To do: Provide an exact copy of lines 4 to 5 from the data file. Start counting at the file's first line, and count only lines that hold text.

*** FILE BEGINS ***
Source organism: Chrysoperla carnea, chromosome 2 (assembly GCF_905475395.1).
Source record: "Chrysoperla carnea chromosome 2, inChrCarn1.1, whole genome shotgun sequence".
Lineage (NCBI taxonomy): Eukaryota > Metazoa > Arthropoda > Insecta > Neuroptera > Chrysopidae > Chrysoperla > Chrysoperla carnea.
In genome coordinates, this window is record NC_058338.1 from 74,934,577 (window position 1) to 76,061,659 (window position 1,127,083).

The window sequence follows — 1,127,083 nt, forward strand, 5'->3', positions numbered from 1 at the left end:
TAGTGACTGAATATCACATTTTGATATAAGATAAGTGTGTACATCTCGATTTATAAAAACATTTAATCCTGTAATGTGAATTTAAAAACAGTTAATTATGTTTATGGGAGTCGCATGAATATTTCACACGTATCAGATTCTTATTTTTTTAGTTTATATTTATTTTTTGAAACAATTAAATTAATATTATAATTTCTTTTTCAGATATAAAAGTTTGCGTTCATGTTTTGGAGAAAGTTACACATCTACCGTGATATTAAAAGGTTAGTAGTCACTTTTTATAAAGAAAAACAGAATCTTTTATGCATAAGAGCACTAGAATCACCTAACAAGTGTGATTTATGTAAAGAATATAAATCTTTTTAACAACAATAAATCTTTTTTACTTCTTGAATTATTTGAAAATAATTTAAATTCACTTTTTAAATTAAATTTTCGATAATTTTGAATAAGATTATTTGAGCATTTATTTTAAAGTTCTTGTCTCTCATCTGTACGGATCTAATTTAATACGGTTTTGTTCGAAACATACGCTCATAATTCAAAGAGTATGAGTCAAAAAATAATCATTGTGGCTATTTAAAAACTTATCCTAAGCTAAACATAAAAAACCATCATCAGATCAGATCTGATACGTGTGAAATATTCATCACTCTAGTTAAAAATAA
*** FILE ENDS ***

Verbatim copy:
In genome coordinates, this window is record NC_058338.1 from 74,934,577 (window position 1) to 76,061,659 (window position 1,127,083).

The window sequence follows — 1,127,083 nt, forward strand, 5'->3', positions numbered from 1 at the left end: